Why We Still Celebrate Reformation Day
Over time, humanity forgets the troubles, turmoil, and conflict that brought them to the present moment. Like a footprint in the sand, the waves of time wash over it until only a faint imprint is left. That is what has happened with Christians and the Reformation. Most of us know of it, some of us vaguely know the main events, and far fewer are well acquainted with it. What is more, in recent times, some from the Reformed (evangelical) and Catholics—the two sides of the conflict—have sought to cover over their tumultuous past and resolve whatever disagreements are left. The question we face today is whether or not a resolution between Catholics and Protestants is attainable.
Part of the reason we arrive at this question is our forgetfulness of the past, but more so, it is what evangelical theology has morphed into today. A movement away from dogmatics and doctrine has occurred collectively because a likewise collective movement towards practicality in faith has also happened. Christians seem to live by the mantra: "Doctrine divides," so the question turns to what unites us. According to practical faith, what unites us is ministry or service. "We are all living for the same cause; therefore, we are united!" However, the consequent reasoning follows: "Therefore, we are Christians." Now we have arrived at the present moment, that if ministry unites us, all who do what Christians should do are Christians. Catholics included.
Although Catholics and Protestants share common societal and moral ideals, they are worlds apart in doctrine and theology. Entertaining the idea that Protestants and Catholics are similar and closer to unity than the Reformers thought is willful blindness to reality.
As I read through the works of different Reformers, I notice that our spiritual problems are the same as those who lived 500 years ago. Then, as I look at my life, at my spiritual problems, I realize that the correct and biblical method for overcoming my problems is the same method employed by the Reformers 500 years ago. It is not in ministry or service that my spiritual troubles are soothed, but in doctrine and theology. When I think about my union with Christ and the promises of God to those who are united with Christ, my doubts and fears are destroyed. When I think about the cross of Christ and the empty tomb, my guilt and shame melt away. When I think about Christ in heaven, sitting at the right hand of God interceding for me, my confidence and assurance rise. Serving God can't do for me what theology does.
That is why the Reformation happened.
The difference between theology and Christian service in helping believers' spiritual lives is why the Reformation happened. In the Reformation, this distinction was spoken of in terms of a "theology of glory" and a "theology of the cross;" Catholicism was a theology of glory, and Reformation teaching was a theology of the cross.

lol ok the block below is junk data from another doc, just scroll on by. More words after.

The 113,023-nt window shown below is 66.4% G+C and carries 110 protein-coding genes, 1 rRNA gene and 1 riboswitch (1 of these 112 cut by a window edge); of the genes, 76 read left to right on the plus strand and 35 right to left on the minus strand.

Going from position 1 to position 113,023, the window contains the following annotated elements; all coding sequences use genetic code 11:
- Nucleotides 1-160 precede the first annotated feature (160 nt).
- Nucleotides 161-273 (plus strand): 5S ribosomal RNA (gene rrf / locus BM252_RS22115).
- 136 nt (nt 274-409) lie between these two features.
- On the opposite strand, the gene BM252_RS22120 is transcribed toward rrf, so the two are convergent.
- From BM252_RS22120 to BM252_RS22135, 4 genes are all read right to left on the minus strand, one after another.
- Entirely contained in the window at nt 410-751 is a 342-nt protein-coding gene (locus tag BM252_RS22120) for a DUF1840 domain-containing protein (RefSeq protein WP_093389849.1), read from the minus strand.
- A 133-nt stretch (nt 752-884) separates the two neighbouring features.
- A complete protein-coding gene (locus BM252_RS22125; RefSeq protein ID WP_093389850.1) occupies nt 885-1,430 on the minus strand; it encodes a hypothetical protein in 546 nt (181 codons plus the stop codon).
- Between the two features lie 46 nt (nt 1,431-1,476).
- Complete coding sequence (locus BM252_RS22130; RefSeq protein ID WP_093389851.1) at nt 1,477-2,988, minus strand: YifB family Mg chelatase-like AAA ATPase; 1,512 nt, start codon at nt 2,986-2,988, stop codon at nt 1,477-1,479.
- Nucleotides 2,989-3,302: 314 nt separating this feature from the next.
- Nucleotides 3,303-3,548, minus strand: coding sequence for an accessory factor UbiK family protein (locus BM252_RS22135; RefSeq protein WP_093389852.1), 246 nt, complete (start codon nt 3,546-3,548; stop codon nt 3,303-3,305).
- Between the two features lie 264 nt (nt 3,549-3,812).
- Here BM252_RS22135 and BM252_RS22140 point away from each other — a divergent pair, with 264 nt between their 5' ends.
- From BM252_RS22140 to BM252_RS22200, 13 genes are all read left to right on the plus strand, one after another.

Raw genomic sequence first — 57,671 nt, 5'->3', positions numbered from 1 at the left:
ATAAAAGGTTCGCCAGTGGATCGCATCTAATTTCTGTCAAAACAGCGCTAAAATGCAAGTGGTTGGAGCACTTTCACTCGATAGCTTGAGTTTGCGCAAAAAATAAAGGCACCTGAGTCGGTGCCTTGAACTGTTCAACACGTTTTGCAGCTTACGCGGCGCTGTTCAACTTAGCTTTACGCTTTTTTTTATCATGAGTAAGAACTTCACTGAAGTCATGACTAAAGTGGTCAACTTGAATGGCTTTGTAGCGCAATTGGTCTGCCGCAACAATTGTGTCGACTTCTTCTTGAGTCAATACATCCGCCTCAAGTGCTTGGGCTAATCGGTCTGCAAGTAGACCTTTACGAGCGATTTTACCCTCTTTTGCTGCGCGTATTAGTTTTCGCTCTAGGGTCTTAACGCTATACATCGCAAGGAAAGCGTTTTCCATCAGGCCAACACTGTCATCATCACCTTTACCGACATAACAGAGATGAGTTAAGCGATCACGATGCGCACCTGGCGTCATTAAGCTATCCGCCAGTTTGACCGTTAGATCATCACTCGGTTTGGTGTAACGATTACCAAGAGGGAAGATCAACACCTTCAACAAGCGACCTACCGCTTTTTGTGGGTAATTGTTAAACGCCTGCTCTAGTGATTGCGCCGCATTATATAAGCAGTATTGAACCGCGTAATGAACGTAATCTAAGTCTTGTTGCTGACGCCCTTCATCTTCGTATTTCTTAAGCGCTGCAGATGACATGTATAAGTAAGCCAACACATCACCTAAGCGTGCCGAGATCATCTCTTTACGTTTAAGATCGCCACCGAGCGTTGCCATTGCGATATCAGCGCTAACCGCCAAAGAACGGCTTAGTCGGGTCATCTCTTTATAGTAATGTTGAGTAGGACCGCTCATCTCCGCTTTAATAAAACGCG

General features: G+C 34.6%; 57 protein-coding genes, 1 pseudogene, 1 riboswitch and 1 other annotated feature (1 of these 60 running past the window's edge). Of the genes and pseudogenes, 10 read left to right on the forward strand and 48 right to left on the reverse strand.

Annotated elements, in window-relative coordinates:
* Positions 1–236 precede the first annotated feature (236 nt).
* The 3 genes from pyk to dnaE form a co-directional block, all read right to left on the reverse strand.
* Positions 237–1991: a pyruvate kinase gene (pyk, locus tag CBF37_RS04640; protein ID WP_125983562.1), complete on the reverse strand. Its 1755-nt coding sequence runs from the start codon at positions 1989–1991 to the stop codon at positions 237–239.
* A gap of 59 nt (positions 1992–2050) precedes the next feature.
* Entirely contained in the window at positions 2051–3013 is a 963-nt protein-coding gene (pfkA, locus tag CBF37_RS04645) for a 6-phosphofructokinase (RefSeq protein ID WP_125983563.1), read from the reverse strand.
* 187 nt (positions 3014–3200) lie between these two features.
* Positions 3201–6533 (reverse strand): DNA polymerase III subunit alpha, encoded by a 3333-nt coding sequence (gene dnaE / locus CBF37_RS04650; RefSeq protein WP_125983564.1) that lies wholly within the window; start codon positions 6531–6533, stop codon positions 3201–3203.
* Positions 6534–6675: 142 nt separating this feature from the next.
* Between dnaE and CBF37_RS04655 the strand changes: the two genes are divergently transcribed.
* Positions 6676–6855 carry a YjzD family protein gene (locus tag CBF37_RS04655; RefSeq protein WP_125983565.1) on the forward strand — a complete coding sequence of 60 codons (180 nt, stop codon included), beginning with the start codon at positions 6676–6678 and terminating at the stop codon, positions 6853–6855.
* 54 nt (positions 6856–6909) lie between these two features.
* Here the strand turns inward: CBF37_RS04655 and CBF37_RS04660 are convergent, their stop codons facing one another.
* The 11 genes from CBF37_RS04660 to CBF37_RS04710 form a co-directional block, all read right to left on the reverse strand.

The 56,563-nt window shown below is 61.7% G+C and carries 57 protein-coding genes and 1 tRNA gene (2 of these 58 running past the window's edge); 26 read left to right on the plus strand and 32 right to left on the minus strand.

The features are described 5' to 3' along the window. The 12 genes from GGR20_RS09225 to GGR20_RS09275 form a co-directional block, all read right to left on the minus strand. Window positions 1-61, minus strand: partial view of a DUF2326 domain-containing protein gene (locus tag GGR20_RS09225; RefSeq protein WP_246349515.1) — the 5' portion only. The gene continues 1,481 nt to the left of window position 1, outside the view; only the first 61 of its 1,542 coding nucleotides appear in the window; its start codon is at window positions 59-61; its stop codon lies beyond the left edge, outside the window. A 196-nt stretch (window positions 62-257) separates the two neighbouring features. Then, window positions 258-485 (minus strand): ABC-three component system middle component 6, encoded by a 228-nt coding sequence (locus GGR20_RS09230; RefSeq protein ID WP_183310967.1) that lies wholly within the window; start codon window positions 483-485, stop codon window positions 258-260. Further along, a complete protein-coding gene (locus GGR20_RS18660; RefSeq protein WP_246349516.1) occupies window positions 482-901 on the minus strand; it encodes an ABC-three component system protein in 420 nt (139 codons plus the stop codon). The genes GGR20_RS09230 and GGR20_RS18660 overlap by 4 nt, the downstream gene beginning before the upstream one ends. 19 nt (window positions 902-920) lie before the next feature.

What is a "theology of glory" and a "theology of the cross?"
Both were terms used by the Reformers to describe their fundamental differences. The theology of glory was a way of thinking about the Bible, particularly salvation, which prioritized man. By the 16th Century, Catholic theology imagined Christ was too glorious to approach, so Saint Mary or Saint Mary's mother, Saint Anne, were called upon to put in a good word to Christ. Surely, they thought, Jesus would still listen to His mother. It also imagined grace to be spiritual caffeine that motivated Christians to holiness. The real kicker, though, was how Mass, baptism, confession, and celibacy caused God to increase His grace towards believers. The theology of glory was a theology of man attaining the heights of heaven's perfections by good works on earth.
The theology of the cross was the way Martin Luther spoke of his theology. It was Christ-centred and Christ alone. Instead of Christ being too glorious to approach in heaven, Luther saw the kind heart of Christ to sinners, especially how He feels with them and intercedes for them before the Father. Instead of works and rituals, Luther understood Christ's righteousness to be imputed to him by faith. Grace, according to Luther, was the kind disposition of God effectually saving sinners. To Luther, Christ was everything, and that was a theology of the cross.
Because this distinction continues to this day, and because Catholic theology has invaded evangelicalism through legalism and anti-law movements, the Reformation continues to matter today. That is why we still celebrate the Reformation on Reformation Day (October 31st), not with festivities and food, but through commemorating the start of a worldwide movement that has consequently affected millions of people. And we celebrate the Reformation by continuing to teach and think a theology of the cross. Christ alone; by grace alone; through faith alone, according to Scripture alone; for the glory of God alone.